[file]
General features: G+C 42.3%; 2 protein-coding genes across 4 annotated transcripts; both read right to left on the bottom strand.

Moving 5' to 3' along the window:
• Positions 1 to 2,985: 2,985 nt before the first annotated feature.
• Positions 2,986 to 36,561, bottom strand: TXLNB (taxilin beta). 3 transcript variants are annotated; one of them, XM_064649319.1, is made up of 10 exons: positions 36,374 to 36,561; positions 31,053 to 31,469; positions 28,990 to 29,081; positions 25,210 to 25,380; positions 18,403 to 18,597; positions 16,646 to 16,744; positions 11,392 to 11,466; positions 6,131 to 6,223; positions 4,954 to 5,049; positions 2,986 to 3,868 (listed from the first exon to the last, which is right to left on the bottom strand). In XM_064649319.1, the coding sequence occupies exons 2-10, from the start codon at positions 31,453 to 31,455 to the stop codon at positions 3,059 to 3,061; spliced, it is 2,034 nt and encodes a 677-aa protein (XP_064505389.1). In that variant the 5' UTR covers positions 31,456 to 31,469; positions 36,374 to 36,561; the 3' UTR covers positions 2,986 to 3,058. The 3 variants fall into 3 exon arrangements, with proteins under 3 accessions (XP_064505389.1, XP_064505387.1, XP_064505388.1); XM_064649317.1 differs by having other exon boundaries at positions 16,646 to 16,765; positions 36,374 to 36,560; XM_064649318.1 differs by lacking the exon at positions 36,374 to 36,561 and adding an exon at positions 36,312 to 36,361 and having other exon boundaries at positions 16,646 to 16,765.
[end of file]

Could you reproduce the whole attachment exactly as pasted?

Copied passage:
General features: G+C 42.3%; 2 protein-coding genes across 4 annotated transcripts; both read right to left on the bottom strand.

Moving 5' to 3' along the window:
• Positions 1 to 2,985: 2,985 nt before the first annotated feature.
• Positions 2,986 to 36,561, bottom strand: TXLNB (taxilin beta). 3 transcript variants are annotated; one of them, XM_064649319.1, is made up of 10 exons: positions 36,374 to 36,561; positions 31,053 to 31,469; positions 28,990 to 29,081; positions 25,210 to 25,380; positions 18,403 to 18,597; positions 16,646 to 16,744; positions 11,392 to 11,466; positions 6,131 to 6,223; positions 4,954 to 5,049; positions 2,986 to 3,868 (listed from the first exon to the last, which is right to left on the bottom strand). In XM_064649319.1, the coding sequence occupies exons 2-10, from the start codon at positions 31,453 to 31,455 to the stop codon at positions 3,059 to 3,061; spliced, it is 2,034 nt and encodes a 677-aa protein (XP_064505389.1). In that variant the 5' UTR covers positions 31,456 to 31,469; positions 36,374 to 36,561; the 3' UTR covers positions 2,986 to 3,058. The 3 variants fall into 3 exon arrangements, with proteins under 3 accessions (XP_064505389.1, XP_064505387.1, XP_064505388.1); XM_064649317.1 differs by having other exon boundaries at positions 16,646 to 16,765; positions 36,374 to 36,560; XM_064649318.1 differs by lacking the exon at positions 36,374 to 36,561 and adding an exon at positions 36,312 to 36,361 and having other exon boundaries at positions 16,646 to 16,765.